If you are lucky enough to know someone with insider contacts, you may be able to attend a performance of the Mazer String Quartet Society, which plays privately to colleagues and friends, the performers being a mix of professional and skilled amateur musicians.
I am friends with the spouse of a member, and was able to attend a stimulating chamber concert at this venue in downtown Stockholm.
Another friend learned I appreciate jazz.
She took me downtown to the Glenn Miller Café located at Brunnsgatan 21. The music was much more contemporary than I expected but the small group was extraordinarily versatile and talented.
There are other jazz venues in town—Eva and I have passed one of them many times—Fasching, next to the state-run casino Cosmopol on Kungsgatan. We keep promising each other that we will visit someday.
She and a musical colleague had made a pilgrimage to the deep south of the USA to experience the roots of music we know as blues, and other indigenous musical forms.
Inspired by her experiences, she wrote original music and lyrics to commemorate and honor the music and musicians of the present and past in this region.
On the walls of the small bar are large photographs of blues legends, including (the largest photo) B.B. King.
Each item on the menu at Bluesbaren is attached to the name of popular American or Swedish blues artists.
In 2012, Eva and I took a summer holiday to the island of Sydkostar, south of the Norwegian border in the Skagerrak and north of Denmark’s Jutland.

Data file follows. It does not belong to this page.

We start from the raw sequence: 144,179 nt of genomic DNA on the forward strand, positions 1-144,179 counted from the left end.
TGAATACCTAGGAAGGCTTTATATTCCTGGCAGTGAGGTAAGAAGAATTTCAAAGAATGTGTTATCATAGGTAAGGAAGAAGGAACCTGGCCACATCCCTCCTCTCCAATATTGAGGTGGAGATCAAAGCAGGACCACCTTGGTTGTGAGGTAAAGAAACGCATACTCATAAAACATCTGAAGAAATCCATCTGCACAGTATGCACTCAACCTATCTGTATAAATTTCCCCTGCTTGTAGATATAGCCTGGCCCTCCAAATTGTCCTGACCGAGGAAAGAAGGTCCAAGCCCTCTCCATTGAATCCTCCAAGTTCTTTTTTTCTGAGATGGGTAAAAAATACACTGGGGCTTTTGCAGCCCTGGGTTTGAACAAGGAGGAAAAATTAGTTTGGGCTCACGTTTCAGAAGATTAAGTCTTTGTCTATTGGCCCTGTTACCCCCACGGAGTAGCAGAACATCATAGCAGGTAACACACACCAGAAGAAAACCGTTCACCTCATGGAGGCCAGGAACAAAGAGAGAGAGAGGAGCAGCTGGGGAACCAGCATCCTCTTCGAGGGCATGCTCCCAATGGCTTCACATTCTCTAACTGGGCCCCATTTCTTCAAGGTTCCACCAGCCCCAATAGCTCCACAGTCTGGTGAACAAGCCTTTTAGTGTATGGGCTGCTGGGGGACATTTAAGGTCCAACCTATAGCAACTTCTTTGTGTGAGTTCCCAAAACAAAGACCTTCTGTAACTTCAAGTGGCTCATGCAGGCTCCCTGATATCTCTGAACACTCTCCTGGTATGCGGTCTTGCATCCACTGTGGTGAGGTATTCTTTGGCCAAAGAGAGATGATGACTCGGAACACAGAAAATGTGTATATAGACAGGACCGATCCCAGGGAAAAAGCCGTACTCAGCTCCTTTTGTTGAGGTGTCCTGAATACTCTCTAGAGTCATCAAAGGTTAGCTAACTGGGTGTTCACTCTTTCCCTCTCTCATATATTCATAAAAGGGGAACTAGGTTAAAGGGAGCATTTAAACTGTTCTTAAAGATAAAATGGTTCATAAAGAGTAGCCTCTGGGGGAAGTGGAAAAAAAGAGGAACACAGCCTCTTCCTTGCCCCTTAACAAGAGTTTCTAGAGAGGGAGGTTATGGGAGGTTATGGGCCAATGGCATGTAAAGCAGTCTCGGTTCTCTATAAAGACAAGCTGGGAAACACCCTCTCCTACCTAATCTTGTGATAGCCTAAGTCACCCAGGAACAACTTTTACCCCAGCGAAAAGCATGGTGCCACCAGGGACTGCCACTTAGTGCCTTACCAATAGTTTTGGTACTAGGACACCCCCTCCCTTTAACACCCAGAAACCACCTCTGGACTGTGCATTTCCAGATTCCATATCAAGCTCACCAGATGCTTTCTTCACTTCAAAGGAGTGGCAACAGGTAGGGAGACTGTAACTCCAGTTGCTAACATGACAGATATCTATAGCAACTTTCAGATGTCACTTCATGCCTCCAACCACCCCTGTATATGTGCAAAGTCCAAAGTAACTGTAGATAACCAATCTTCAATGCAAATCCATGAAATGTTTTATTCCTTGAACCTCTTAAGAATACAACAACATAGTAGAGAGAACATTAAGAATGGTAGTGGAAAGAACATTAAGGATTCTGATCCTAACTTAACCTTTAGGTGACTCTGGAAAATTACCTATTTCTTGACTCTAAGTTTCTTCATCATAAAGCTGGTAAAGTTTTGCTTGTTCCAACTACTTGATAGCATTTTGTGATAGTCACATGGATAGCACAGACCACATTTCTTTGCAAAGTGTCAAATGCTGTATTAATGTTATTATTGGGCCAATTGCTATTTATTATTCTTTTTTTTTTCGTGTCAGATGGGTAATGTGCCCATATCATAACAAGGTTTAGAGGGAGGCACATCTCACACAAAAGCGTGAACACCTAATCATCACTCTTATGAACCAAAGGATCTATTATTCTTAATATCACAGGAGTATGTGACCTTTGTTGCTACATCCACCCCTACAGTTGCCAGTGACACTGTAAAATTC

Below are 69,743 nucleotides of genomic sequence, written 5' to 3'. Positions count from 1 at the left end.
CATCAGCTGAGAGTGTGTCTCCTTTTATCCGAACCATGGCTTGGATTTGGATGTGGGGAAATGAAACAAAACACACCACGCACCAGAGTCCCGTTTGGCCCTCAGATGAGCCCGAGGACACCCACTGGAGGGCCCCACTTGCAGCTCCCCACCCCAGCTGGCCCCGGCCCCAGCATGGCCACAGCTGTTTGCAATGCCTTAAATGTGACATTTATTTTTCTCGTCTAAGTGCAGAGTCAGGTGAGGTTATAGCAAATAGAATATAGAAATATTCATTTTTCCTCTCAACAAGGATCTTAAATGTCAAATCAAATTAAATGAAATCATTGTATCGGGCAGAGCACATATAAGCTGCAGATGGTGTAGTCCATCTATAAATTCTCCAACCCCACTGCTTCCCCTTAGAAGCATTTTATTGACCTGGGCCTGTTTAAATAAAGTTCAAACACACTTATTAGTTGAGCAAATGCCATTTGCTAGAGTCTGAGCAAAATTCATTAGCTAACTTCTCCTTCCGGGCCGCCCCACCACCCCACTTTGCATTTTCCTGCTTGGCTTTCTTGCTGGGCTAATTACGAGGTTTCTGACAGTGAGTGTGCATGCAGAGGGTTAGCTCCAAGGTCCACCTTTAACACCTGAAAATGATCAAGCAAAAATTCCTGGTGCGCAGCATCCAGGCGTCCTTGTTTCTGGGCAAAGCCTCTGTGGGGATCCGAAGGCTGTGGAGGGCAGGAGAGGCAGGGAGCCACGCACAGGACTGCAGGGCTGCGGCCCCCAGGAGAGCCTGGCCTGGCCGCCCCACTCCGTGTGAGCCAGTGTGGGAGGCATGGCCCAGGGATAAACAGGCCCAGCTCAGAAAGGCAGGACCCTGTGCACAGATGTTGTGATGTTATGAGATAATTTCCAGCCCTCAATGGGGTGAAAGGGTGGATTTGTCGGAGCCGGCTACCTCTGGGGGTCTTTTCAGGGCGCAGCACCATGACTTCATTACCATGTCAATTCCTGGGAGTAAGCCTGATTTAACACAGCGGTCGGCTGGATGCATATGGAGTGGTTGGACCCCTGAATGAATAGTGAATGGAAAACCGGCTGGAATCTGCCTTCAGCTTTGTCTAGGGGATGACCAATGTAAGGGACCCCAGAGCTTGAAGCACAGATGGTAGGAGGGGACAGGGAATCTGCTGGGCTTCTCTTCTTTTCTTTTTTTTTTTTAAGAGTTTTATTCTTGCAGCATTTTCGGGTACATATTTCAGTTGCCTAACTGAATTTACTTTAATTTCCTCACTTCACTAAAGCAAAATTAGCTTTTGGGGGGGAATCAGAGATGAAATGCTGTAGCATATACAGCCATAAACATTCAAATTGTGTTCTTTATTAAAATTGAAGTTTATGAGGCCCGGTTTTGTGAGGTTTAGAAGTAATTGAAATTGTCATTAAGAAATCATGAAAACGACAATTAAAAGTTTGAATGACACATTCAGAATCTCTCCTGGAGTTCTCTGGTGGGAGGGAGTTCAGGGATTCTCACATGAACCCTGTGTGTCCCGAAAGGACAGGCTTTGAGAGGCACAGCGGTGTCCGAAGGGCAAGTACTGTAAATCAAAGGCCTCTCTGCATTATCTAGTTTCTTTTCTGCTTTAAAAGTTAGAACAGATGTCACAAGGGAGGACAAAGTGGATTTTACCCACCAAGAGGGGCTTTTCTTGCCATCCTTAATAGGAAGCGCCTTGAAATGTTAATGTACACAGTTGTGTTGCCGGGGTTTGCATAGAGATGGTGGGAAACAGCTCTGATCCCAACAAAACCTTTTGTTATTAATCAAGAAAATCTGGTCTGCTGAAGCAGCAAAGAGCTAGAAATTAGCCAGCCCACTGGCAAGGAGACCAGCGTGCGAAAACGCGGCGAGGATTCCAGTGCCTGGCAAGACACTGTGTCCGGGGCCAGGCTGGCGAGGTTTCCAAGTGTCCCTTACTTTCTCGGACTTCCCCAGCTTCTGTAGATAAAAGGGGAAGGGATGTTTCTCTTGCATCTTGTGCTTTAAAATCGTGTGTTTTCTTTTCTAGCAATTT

Upon arrival, we espied an advertisement for a concert by members of the Dahlqvist Quartet on the following day. We garnered seats exactly in front of the Dahlkvist twin sisters, barely a meter or two from their violin and cello.
The venue was so intimate we had a chance to have a pleasant chat with the musicians during the break. One lesson from this serendipitous encounter is that when concert halls are closed for the summer, one can find big city musicians out in the countryside, even on small islands.
Another concert hall I have visited, but not directly for the music, is Nalen. I was there to be part of the large audience to see the world famous Kronos Quartet receive the annual Polar Music Prize.
Later that evening I was able to meet the Dahlqvist sisters again at a fête in Uppsala for the visiting Kronos Quartet at the home of a friend – contacts through which I was able to attend a concert at the exclusive Konstnärsklubben in Stockholm.
In the last few years, Vasil and I have attended many symphonic and chamber music offerings at the Concert Hall (Konserthuset) in central Stockholm.
I recently experienced the music of O/Modernt, (“Not/Modern”), a youthful avant-garde group led by a young man I can only describe as a genius, violinist Hugo Ticciati. I attended a performance by this group at yet another concert hall, Musikaliska, a musical palace built in 1878.
Lastly, I must mention a newly discovered venue: Folkoperan.
I had seen their advertisements for a number of years and vowed to attend someday. That day came when I saw posters advertising an opera by a favorite composer Philip Glass—Satyagraha. I rarely use superlatives, but this opera production was fabulous in every sense of the word.
These are most of the highlights of my musical experience in Stockholm. I can’t remember a moment when I have been disappointed, or disturbed by a false note or instrument out-of-sync with the conductor and others in the orchestra.